Cityscape 2021: home working drives rush to build new desert villa communities

Housing market set for a surge as new developments unveiled across Dubai

The property market came back with a bang at Cityscape on Tuesday as developers unveiled latest plans for new villa communities across Dubai.

One of the largest property conventions in the region has become a staple in the emirate for more than two decades.

Like most other annual conferences, it fell by the wayside in 2020 due to the coronavirus pandemic.

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The city is so crowded now and people want to move further out so they can move freely
Bakhit Alfalasi

A glut of properties and a downturn in the market due to widespread economic uncertainty forced estate agents to retreat into retreat as rental prices plummeted.

But they are now back in business and bullish about the future.

Cityscape Dubai may not be on the scale of previous years but if the number of new homes on sale on its first day is anything to go by, the market has turned a corner.

At Damac Lagoons, 6,000 new villas are planned on an abandoned golf course near Remraam and Damac Hills, due to become available by 2024.

“People want space and there has been a big influx of wealthy people from overseas into Dubai,” said Niall Mcloughlin, senior vice president of corporate communications and marketing at Damac.

“They have seen how the UAE has handled the pandemic and vaccinations and that has encouraged them to move here.

“People overseas have been in lockdown for six months and now with more business being done remotely, they are relocating their families to the UAE.

“They want high-end, luxury real estate and they want villas.”

In their sharp suits and shoes without socks, agents prowled the floors of Dubai Exhibition Centre hoping to entice new buyers to invest in thousands of homes planned for the city.

There was no time to lose with the conference running for only three days. Laser pointers were the weapon of choice to light up models of developments due to come on to the market "very soon", with substantially more homes due to be built than those on display.

The pandemic has been a game-changer for the property market. As the workforce were confined to their homes, outdoor space and an indoor office became premium.

That trend looks likely to continue and could be contributing to greater congestion on the roads as more people have returned to the office but live further outside the city.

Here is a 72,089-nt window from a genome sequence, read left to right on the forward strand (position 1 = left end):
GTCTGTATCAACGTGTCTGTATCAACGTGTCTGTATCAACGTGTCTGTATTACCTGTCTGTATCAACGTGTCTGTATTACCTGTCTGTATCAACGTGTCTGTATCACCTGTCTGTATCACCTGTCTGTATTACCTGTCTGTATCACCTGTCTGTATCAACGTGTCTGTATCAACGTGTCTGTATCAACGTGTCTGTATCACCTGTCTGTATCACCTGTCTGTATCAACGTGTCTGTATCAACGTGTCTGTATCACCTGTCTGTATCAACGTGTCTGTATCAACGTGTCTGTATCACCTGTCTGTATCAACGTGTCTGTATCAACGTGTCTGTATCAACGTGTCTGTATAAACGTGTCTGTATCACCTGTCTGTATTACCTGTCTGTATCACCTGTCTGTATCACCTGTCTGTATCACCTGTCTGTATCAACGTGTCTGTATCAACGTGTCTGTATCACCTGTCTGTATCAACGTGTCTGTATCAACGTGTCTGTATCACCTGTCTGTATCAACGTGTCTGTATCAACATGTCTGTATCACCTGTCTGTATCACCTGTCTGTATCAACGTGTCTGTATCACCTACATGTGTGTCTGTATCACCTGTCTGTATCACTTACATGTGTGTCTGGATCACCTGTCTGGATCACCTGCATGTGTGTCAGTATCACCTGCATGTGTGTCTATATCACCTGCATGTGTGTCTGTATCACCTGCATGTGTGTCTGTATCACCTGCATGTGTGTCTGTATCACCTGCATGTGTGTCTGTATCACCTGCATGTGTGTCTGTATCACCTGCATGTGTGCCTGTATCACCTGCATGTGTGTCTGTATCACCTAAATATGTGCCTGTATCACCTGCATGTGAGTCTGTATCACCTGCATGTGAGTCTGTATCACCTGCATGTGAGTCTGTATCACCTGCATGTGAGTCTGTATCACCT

Experts said new villa communities could be good news for renters.

“Once Damac Lagoons is open, that should have an impact on rental prices in Damac Hills and bring them down there,” said Mr Mcloughlin.

“It is supply and demand so that is what we would expect to see. In 2019 there was glut of properties but that has now been absorbed.

“We are optimistic there is a more of a balance now but there will be a softening of the market again. That is how real estate works, it goes around in cycles.”

Mr Mcloughlin said traffic surveys and urban planning carried out well in advance of new community construction were enough to ensure roads would not become overloaded.

Spread across 145 square kilometres near Al Maktoum International Airport, Dubai South is one of the city’s largest new developments.

Phase one of The Pulse, a residential community of 288 homes, has three, four and five-bedroom villas starting from Dh1.35 million ($370,000).

“This is the new Dubai and the near future,” said Bakhit Alfalasi, marketing manager for Dubai South.

“Whatever people need they will find it in Dubai South. The city is so crowded now and people want to move further out so they can move freely.

“It is a new trend and we are giving them what they want and need. The community will have schools, health care and plenty of public transport.

“People can walk or cycle between these facilities, so it will encourage them to be outside.

“We all want space and privacy. It has become very important.”

Flexible working has fuelled the trend towards villa living across much of Dubai with greater demand for a home office.

That is good news for developers who can release villa communities on to the market in phases, rather than vertical construction projects that can only be filled once fully complete.

Kory Thompson, Middle East country head of office suppliers IWG/Regus said flexible working is here to stay and is a main driver of new market trends.

“More companies will adapt to realise their employees can get on with their work at home without them watching over them,” he said.

“The trend will move towards access for more professional work environments, away from the regular office space.

“People shouldn’t have to travel an hour to go to the office every day, maybe just twice a week.”

Updated: November 9th 2021, 2:51 PM
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